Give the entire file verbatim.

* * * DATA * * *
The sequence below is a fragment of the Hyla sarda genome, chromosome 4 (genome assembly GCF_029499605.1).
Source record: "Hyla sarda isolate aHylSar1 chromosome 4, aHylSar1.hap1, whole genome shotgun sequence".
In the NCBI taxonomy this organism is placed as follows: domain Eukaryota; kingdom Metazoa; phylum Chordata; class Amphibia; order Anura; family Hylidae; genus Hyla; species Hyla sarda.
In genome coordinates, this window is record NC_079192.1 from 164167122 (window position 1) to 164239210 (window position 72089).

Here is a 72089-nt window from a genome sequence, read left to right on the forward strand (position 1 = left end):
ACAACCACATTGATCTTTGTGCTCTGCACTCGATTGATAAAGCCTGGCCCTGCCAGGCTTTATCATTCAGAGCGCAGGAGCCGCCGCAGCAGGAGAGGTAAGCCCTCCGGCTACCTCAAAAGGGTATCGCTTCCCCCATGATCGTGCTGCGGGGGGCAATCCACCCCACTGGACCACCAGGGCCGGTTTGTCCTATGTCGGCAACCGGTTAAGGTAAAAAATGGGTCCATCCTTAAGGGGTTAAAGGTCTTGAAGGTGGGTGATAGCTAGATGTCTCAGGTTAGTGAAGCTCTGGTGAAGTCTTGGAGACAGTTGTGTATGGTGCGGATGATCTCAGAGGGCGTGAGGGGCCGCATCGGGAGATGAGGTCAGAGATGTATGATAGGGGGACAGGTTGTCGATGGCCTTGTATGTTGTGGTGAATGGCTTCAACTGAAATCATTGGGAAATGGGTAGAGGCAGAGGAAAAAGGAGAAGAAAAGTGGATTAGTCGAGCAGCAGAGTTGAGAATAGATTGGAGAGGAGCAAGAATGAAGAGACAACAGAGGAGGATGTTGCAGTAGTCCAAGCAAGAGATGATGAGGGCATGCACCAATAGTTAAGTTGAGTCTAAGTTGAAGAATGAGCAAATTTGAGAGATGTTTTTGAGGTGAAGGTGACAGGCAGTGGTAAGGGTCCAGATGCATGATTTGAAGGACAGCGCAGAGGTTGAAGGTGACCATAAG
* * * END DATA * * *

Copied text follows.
The sequence below is a fragment of the Hyla sarda genome, chromosome 4 (genome assembly GCF_029499605.1).
Source record: "Hyla sarda isolate aHylSar1 chromosome 4, aHylSar1.hap1, whole genome shotgun sequence".
In the NCBI taxonomy this organism is placed as follows: domain Eukaryota; kingdom Metazoa; phylum Chordata; class Amphibia; order Anura; family Hylidae; genus Hyla; species Hyla sarda.
In genome coordinates, this window is record NC_079192.1 from 164167122 (window position 1) to 164239210 (window position 72089).

Here is a 72089-nt window from a genome sequence, read left to right on the forward strand (position 1 = left end):
ACAACCACATTGATCTTTGTGCTCTGCACTCGATTGATAAAGCCTGGCCCTGCCAGGCTTTATCATTCAGAGCGCAGGAGCCGCCGCAGCAGGAGAGGTAAGCCCTCCGGCTACCTCAAAAGGGTATCGCTTCCCCCATGATCGTGCTGCGGGGGGCAATCCACCCCACTGGACCACCAGGGCCGGTTTGTCCTATGTCGGCAACCGGTTAAGGTAAAAAATGGGTCCATCCTTAAGGGGTTAAAGGTCTTGAAGGTGGGTGATAGCTAGATGTCTCAGGTTAGTGAAGCTCTGGTGAAGTCTTGGAGACAGTTGTGTATGGTGCGGATGATCTCAGAGGGCGTGAGGGGCCGCATCGGGAGATGAGGTCAGAGATGTATGATAGGGGGACAGGTTGTCGATGGCCTTGTATGTTGTGGTGAATGGCTTCAACTGAAATCATTGGGAAATGGGTAGAGGCAGAGGAAAAAGGAGAAGAAAAGTGGATTAGTCGAGCAGCAGAGTTGAGAATAGATTGGAGAGGAGCAAGAATGAAGAGACAACAGAGGAGGATGTTGCAGTAGTCCAAGCAAGAGATGATGAGGGCATGCACCAATAGTTAAGTTGAGTCTAAGTTGAAGAATGAGCAAATTTGAGAGATGTTTTTGAGGTGAAGGTGACAGGCAGTGGTAAGGGTCCAGATGCATGATTTGAAGGACAGCGCAGAGGTTGAAGGTGACCATAAG